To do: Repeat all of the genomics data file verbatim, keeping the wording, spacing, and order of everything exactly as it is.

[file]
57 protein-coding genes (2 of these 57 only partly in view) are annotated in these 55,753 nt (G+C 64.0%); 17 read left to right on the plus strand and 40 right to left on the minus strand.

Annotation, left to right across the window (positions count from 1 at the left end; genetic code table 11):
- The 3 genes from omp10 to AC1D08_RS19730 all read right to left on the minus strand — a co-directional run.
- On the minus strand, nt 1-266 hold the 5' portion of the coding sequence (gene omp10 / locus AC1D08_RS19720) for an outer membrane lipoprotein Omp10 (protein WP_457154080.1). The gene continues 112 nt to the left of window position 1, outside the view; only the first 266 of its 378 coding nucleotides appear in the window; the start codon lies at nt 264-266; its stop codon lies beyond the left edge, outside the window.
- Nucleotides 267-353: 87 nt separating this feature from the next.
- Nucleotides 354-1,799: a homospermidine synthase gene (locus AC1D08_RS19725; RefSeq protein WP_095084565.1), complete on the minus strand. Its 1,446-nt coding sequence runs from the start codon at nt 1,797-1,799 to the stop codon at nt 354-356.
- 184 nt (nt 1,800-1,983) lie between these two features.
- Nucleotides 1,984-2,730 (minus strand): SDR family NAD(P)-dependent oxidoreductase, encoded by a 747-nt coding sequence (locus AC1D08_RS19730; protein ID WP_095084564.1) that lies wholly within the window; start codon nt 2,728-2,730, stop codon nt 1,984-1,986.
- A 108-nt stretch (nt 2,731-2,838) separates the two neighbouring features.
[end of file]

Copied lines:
57 protein-coding genes (2 of these 57 only partly in view) are annotated in these 55,753 nt (G+C 64.0%); 17 read left to right on the plus strand and 40 right to left on the minus strand.

Annotation, left to right across the window (positions count from 1 at the left end; genetic code table 11):
- The 3 genes from omp10 to AC1D08_RS19730 all read right to left on the minus strand — a co-directional run.
- On the minus strand, nt 1-266 hold the 5' portion of the coding sequence (gene omp10 / locus AC1D08_RS19720) for an outer membrane lipoprotein Omp10 (protein WP_457154080.1). The gene continues 112 nt to the left of window position 1, outside the view; only the first 266 of its 378 coding nucleotides appear in the window; the start codon lies at nt 264-266; its stop codon lies beyond the left edge, outside the window.
- Nucleotides 267-353: 87 nt separating this feature from the next.
- Nucleotides 354-1,799: a homospermidine synthase gene (locus AC1D08_RS19725; RefSeq protein WP_095084565.1), complete on the minus strand. Its 1,446-nt coding sequence runs from the start codon at nt 1,797-1,799 to the stop codon at nt 354-356.
- 184 nt (nt 1,800-1,983) lie between these two features.
- Nucleotides 1,984-2,730 (minus strand): SDR family NAD(P)-dependent oxidoreductase, encoded by a 747-nt coding sequence (locus AC1D08_RS19730; protein ID WP_095084564.1) that lies wholly within the window; start codon nt 2,728-2,730, stop codon nt 1,984-1,986.
- A 108-nt stretch (nt 2,731-2,838) separates the two neighbouring features.